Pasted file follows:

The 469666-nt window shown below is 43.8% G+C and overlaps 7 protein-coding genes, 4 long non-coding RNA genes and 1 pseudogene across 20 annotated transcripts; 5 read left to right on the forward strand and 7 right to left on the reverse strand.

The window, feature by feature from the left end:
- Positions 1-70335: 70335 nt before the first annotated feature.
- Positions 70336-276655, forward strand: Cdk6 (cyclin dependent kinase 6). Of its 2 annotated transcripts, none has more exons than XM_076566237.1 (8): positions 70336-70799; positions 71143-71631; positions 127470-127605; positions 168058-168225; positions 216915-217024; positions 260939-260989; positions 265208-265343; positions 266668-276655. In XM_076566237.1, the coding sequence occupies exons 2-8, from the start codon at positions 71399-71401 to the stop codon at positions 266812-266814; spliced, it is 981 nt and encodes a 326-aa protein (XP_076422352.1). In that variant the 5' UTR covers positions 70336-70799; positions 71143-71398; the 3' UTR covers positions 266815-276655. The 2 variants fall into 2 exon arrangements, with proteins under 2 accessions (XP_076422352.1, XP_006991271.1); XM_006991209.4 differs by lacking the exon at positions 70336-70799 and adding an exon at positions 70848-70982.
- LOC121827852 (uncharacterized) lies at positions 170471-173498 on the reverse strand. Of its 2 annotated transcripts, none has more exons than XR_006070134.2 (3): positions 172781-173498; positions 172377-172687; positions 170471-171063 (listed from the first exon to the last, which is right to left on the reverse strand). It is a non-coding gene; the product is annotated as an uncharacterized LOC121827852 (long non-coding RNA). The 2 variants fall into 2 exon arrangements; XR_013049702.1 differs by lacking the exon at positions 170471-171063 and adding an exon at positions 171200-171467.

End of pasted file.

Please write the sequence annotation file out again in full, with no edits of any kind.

The 469666-nt window shown below is 43.8% G+C and overlaps 7 protein-coding genes, 4 long non-coding RNA genes and 1 pseudogene across 20 annotated transcripts; 5 read left to right on the forward strand and 7 right to left on the reverse strand.

The window, feature by feature from the left end:
- Positions 1-70335: 70335 nt before the first annotated feature.
- Positions 70336-276655, forward strand: Cdk6 (cyclin dependent kinase 6). Of its 2 annotated transcripts, none has more exons than XM_076566237.1 (8): positions 70336-70799; positions 71143-71631; positions 127470-127605; positions 168058-168225; positions 216915-217024; positions 260939-260989; positions 265208-265343; positions 266668-276655. In XM_076566237.1, the coding sequence occupies exons 2-8, from the start codon at positions 71399-71401 to the stop codon at positions 266812-266814; spliced, it is 981 nt and encodes a 326-aa protein (XP_076422352.1). In that variant the 5' UTR covers positions 70336-70799; positions 71143-71398; the 3' UTR covers positions 266815-276655. The 2 variants fall into 2 exon arrangements, with proteins under 2 accessions (XP_076422352.1, XP_006991271.1); XM_006991209.4 differs by lacking the exon at positions 70336-70799 and adding an exon at positions 70848-70982.
- LOC121827852 (uncharacterized) lies at positions 170471-173498 on the reverse strand. Of its 2 annotated transcripts, none has more exons than XR_006070134.2 (3): positions 172781-173498; positions 172377-172687; positions 170471-171063 (listed from the first exon to the last, which is right to left on the reverse strand). It is a non-coding gene; the product is annotated as an uncharacterized LOC121827852 (long non-coding RNA). The 2 variants fall into 2 exon arrangements; XR_013049702.1 differs by lacking the exon at positions 170471-171063 and adding an exon at positions 171200-171467.